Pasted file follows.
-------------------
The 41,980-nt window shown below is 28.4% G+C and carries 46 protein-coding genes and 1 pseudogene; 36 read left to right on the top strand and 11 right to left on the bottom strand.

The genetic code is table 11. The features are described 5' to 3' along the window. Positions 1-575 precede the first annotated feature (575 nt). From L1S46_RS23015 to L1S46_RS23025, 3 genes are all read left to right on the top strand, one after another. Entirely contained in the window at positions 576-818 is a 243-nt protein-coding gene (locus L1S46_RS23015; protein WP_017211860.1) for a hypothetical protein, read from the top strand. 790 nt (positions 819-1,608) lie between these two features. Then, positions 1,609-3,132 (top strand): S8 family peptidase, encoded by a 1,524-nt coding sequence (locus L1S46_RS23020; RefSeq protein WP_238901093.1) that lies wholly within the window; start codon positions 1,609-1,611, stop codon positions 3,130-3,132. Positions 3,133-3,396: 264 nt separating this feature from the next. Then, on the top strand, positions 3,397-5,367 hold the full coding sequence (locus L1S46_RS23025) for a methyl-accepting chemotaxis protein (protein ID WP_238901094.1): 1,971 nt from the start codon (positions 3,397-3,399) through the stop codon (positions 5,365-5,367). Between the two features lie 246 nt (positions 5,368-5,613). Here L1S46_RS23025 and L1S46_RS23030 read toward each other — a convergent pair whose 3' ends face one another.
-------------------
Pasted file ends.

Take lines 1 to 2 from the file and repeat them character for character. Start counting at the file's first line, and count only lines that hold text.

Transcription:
The 41,980-nt window shown below is 28.4% G+C and carries 46 protein-coding genes and 1 pseudogene; 36 read left to right on the top strand and 11 right to left on the bottom strand.

The genetic code is table 11. The features are described 5' to 3' along the window. Positions 1-575 precede the first annotated feature (575 nt). From L1S46_RS23015 to L1S46_RS23025, 3 genes are all read left to right on the top strand, one after another. Entirely contained in the window at positions 576-818 is a 243-nt protein-coding gene (locus L1S46_RS23015; protein WP_017211860.1) for a hypothetical protein, read from the top strand. 790 nt (positions 819-1,608) lie between these two features. Then, positions 1,609-3,132 (top strand): S8 family peptidase, encoded by a 1,524-nt coding sequence (locus L1S46_RS23020; RefSeq protein WP_238901093.1) that lies wholly within the window; start codon positions 1,609-1,611, stop codon positions 3,130-3,132. Positions 3,133-3,396: 264 nt separating this feature from the next. Then, on the top strand, positions 3,397-5,367 hold the full coding sequence (locus L1S46_RS23025) for a methyl-accepting chemotaxis protein (protein ID WP_238901094.1): 1,971 nt from the start codon (positions 3,397-3,399) through the stop codon (positions 5,365-5,367). Between the two features lie 246 nt (positions 5,368-5,613). Here L1S46_RS23025 and L1S46_RS23030 read toward each other — a convergent pair whose 3' ends face one another.